Credit unions are getting the green light to expand across Canada, under new regulations that will let them grow beyond their own provincial borders.
Federal Finance Minister Jim Flaherty made the announcement Thursday with the release of proposed regulations that could lead to the creation of larger credit unions and caisses populaires in Canada to compete with the country's banks.
The industry will have 30 days to comment on the proposed regulations, which were first contemplated in the 2010 federal budget. The changes involve putting credit unions under the oversight of the Office of the Superintendent of Financial Institutions.
"Credit unions are used by millions of Canadians for financial services similar to those offered by large banks," Mr. Flaherty said in a statement. "The proposed regulations will give credit unions the flexibility they require to grow beyond their provincial borders....as a result of these changes, [they] will be able to improve the services they offer."
Until now, credit unions have been regulated provincially, meaning the vast majority of them operate only in one province, or set up sister operations in neighbouring jurisdictions if they want to move beyond provincial boundaries.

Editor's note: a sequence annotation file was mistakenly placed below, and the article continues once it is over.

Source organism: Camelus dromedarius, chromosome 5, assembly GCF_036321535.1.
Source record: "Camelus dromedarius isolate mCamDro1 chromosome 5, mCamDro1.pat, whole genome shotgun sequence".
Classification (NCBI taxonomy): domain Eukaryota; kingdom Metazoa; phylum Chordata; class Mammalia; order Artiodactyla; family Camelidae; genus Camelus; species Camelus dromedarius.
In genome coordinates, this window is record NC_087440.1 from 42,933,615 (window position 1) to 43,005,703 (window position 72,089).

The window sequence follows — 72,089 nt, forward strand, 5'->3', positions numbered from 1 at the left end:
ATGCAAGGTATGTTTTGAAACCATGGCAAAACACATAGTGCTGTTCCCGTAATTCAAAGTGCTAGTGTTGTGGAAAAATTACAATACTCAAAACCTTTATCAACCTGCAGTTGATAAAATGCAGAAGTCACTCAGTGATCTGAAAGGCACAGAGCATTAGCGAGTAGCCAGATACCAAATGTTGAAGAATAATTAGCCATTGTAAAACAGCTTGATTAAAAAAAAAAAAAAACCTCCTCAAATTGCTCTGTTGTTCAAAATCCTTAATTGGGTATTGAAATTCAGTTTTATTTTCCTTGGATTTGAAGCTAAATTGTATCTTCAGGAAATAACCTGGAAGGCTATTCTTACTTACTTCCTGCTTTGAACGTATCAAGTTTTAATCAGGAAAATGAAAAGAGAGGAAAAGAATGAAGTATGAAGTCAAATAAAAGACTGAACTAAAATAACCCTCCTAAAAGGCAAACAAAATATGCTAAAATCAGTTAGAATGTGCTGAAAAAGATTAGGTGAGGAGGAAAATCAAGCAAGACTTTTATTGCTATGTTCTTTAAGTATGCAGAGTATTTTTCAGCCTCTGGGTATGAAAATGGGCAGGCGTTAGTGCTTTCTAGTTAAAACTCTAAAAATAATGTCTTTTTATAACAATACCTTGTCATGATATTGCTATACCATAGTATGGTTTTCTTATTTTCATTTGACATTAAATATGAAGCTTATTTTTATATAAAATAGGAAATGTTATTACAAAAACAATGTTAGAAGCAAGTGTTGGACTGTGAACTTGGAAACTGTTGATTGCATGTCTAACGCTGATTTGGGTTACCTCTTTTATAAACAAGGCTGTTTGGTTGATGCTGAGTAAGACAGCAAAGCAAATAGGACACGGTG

Over the years some credit unions have pushed to have the choice to incorporate federally, which would make it easier for them to expand. For example, some of British Columbia's largest credit unions have eyed the Alberta market as a way to increase their membership. Operating in multiple jurisdictions can sometimes add regulatory burdens to the credit unions.
That said, it is unclear whether these government changes will lead to a growth spurt of credit unions. One official in Ontario who asked to remain anonymous because his credit union has not yet fully analyzed the regulations, told The Globe and Mail that seeking a federal incorporation would add regulatory costs and complexity to the business that many credit unions may find unpalatable. For that reason, some favour operating as small operations within their own provincial borders.
However, some credit unions are large enough to present formidable competition for the major chartered banks in their respective regions, and would have the heft to expand to other provinces if they chose.
Credit unions are an alternative to the larger banks for many consumers. However products purchased from credit unions, such as mortgages, can be difficult to move from one province to the next, which can create problems if people want to cancel or refinance the loan if they move, industry watchers say. Incorporating federally under the proposed new regulations would solve that problem for the credit unions.
Sean Jackson, chief executive officer at Meridian, the largest credit union in Ontario, said the new regulations are good for the industry, since they will allow credit unions to establish a physical presence outside their own province.
"We believe that allowing credit unions to expand their businesses outside of provincial borders is a very positive move for the Canadian credit union system, and the co-operative movement overall," Mr. Jackson said in a statement.